Gov. Wolf says data shows his path to reopening Pa. is working

But there's more than one way to slice Pa.'s coronavirus numbers

  • Ed Mahon
Philadelphia will close city offices and facilities on Friday in recognition of Juneteenth, the oldest national holiday to commemorate the end of slarvery in the United States. Texas made Juneteenth a paid state holiday in 1980, according to CNN, and Virginia’s governor wants to do the same there. Last year, Pennsylvania Gov. Tom Wolf signed legislation to commemorate the day annually.— Ed Mahon, PA Post reporter

Kate Landis / PA Post

Protesters hold signs during a May 15, 2020, rally outside the state capitol in Harrisburg, Pa. About 1,000 people showed up to protest Gov. Wolf’s coronavirus shutdown order.

Coronavirus infections are surging in Florida, Arizona, Texas and many other states.

But in Pennsylvania, Gov. Tom Wolf is pointing to encouraging numbers as a sign that his phased reopening plan is working.

The Wolf administration says data from the Centers for Disease Control and Prevention shows Pennsylvania, Montana and Hawaii are the only three states with a downward trend of cases for more than 42 days.

“We know our decline is real because of the choices we’ve made,” Wolf, a Democrat, said during a Wednesday news conference.

But with that decline, Pennsylvania still ranks near the high end for the total number of confirmed coronavirus infections and COVID-19 deaths, according to data from the New York Times and John Hopkins University

When you adjust for the different populations of states, Pennsylvania ranks 15th for the number of coronavirus infections and sixth for the number of COVID-19 deaths, according to the New York Times. (Data from Johns Hopkins also ranks Pa. 15th for coronavirus cases per capita, but lower for COVID-19 deaths per capita.)

Wolf made the comments in defense of his phased reopening plan on the same day that the Pa. Supreme Court agreed to hear a legal dispute over whether Wolf’s disaster emergency declaration will stay in place. And the governor is facing pressure in other areas. Here’s what else you need to know about the fight over reopening parts of the state and Wolf’s response to the coronavirus pandemic.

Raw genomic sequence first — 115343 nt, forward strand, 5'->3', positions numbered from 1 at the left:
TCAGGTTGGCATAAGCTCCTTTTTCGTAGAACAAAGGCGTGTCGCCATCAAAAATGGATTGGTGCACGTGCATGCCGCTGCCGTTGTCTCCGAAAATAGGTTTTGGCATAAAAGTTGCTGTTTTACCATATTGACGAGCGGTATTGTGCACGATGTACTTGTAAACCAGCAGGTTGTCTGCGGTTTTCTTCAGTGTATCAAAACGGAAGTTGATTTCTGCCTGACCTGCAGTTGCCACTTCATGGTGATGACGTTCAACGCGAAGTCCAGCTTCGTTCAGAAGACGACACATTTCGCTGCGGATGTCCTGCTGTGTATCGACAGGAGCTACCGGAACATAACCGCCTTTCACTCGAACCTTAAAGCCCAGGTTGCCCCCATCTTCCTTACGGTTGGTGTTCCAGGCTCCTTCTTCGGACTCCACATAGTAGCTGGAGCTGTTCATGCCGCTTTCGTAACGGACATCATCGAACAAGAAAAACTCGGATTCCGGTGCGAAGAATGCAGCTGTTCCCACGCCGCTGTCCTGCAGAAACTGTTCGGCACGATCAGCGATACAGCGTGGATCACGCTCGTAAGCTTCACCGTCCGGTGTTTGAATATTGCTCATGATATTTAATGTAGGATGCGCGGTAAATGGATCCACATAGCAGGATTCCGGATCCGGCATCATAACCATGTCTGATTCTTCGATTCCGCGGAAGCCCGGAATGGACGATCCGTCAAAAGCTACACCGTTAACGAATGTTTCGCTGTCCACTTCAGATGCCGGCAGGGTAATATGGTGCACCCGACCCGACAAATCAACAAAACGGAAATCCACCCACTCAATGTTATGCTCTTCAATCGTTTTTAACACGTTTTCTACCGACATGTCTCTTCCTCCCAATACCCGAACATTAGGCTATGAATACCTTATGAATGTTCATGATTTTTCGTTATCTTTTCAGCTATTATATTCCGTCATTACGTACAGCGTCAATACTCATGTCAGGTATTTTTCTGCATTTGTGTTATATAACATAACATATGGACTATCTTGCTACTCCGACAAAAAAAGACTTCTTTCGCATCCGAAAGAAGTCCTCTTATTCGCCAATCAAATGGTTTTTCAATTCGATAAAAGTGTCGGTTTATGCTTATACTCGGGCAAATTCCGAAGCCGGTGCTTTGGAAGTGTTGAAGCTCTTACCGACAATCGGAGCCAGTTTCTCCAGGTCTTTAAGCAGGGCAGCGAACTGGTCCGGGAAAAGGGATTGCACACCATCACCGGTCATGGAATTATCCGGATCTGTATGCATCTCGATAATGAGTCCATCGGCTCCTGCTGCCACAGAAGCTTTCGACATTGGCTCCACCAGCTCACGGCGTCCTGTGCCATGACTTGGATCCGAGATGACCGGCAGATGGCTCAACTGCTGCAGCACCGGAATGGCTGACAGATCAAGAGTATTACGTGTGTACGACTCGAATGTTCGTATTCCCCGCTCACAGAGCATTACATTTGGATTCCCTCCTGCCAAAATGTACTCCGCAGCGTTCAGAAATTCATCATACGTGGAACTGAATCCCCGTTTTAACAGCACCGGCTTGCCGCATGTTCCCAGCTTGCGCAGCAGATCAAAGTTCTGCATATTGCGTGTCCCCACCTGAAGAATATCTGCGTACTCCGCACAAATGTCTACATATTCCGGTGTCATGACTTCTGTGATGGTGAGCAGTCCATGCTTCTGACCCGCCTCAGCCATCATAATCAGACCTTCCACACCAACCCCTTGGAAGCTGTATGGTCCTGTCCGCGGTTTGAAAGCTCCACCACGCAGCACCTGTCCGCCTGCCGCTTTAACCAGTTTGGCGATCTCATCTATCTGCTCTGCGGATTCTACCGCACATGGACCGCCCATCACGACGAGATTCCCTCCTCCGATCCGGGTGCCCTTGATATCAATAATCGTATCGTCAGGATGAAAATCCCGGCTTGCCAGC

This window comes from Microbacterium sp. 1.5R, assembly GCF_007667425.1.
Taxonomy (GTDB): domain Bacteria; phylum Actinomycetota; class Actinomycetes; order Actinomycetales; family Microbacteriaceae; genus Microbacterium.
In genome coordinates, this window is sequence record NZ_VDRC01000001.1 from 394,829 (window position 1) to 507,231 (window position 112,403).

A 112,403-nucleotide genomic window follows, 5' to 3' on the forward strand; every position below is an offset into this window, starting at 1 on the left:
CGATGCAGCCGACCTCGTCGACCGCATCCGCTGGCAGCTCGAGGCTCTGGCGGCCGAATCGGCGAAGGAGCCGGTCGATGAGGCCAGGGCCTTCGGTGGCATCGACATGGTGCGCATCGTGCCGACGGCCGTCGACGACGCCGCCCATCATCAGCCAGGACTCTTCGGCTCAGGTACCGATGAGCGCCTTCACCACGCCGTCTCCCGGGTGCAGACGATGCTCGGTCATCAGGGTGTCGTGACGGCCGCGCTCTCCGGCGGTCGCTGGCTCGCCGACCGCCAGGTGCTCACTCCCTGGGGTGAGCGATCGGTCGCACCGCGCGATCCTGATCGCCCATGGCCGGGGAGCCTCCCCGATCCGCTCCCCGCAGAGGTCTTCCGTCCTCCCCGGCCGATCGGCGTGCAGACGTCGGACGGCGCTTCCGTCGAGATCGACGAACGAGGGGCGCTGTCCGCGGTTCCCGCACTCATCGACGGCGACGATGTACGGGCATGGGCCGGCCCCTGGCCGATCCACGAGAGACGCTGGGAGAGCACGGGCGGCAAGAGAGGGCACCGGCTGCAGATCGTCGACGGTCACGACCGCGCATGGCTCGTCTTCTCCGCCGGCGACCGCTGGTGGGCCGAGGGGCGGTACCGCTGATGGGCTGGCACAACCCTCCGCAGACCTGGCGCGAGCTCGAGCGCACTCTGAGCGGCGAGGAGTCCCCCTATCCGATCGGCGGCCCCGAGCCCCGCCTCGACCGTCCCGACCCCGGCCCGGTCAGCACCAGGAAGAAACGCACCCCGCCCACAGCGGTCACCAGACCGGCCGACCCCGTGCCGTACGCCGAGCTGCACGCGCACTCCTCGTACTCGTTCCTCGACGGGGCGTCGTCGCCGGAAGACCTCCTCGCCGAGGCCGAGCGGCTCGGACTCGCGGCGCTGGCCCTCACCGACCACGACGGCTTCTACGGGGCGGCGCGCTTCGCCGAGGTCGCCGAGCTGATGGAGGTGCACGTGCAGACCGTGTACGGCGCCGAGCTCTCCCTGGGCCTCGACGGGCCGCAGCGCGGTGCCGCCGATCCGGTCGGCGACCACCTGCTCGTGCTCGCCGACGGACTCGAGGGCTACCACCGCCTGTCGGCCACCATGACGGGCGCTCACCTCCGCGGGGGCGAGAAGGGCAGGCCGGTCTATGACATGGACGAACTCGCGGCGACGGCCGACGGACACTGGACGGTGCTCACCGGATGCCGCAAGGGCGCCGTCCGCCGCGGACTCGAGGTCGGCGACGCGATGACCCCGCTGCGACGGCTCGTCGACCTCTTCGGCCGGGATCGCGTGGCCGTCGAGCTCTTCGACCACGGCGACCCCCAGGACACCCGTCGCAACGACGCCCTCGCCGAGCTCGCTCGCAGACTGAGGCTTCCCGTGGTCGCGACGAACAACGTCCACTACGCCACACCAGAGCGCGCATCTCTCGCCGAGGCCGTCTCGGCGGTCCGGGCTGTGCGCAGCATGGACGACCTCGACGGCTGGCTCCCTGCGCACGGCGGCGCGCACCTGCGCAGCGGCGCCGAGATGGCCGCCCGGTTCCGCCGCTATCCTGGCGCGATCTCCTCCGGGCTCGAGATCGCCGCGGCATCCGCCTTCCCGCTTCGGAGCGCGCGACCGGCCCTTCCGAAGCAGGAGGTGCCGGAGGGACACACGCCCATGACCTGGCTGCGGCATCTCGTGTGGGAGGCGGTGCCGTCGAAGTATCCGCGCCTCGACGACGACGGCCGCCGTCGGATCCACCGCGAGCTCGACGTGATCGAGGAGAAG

• Car show: The Pennsylvania Department of Health filed a lawsuit to try to prevent organizers of the Spring Carlisle car show from hosting the event that was expected to bring in about 100,000 visitors, PennLive reports.

  • Going green in Erie: Girard Borough Council voted to move itself into the governor’s least restrictive green phase, even though the county’s executive says municipalities and counties don’t have the ability to override the state, reports. Erie County was one of the first to go yellow in the state, but it could be among the last to go green.

  • Nursing homes: Republican congressmen are raising questions about the decision by Wolf and four other Democratic governors to send stable COVID-19 patients from hospitals to nursing homes, LNP reports.

  • Data inconsistencies: Spotlight PA’s Sara Simon reports that “over the past three months, the state health department has repeatedly failed to safeguard the public’s trust in its data. While there is no evidence of intentional manipulation, the state’s blunders have created openings for confusion.”

Best of the rest

Brett Sholtis / Transforming Health

In this June 2019 photo, Martha Stringer holds a photo of her daughter, Kim.